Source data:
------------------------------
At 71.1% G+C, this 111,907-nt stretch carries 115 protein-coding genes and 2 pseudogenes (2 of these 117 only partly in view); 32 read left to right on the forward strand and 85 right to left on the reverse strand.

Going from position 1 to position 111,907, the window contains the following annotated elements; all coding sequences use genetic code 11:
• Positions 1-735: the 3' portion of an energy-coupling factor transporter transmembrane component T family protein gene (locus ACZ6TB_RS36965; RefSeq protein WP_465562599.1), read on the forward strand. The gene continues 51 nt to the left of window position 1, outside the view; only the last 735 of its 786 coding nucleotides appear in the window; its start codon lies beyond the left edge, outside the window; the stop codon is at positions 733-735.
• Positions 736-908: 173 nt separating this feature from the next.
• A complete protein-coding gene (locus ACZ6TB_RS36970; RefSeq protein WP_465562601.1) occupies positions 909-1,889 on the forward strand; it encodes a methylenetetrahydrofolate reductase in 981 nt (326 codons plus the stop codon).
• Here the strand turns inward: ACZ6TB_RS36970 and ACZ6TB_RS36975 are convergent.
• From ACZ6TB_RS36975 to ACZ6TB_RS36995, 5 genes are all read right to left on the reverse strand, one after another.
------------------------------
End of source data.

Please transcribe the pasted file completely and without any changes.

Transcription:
At 71.1% G+C, this 111,907-nt stretch carries 115 protein-coding genes and 2 pseudogenes (2 of these 117 only partly in view); 32 read left to right on the forward strand and 85 right to left on the reverse strand.

Going from position 1 to position 111,907, the window contains the following annotated elements; all coding sequences use genetic code 11:
• Positions 1-735: the 3' portion of an energy-coupling factor transporter transmembrane component T family protein gene (locus ACZ6TB_RS36965; RefSeq protein WP_465562599.1), read on the forward strand. The gene continues 51 nt to the left of window position 1, outside the view; only the last 735 of its 786 coding nucleotides appear in the window; its start codon lies beyond the left edge, outside the window; the stop codon is at positions 733-735.
• Positions 736-908: 173 nt separating this feature from the next.
• A complete protein-coding gene (locus ACZ6TB_RS36970; RefSeq protein WP_465562601.1) occupies positions 909-1,889 on the forward strand; it encodes a methylenetetrahydrofolate reductase in 981 nt (326 codons plus the stop codon).
• Here the strand turns inward: ACZ6TB_RS36970 and ACZ6TB_RS36975 are convergent.
• From ACZ6TB_RS36975 to ACZ6TB_RS36995, 5 genes are all read right to left on the reverse strand, one after another.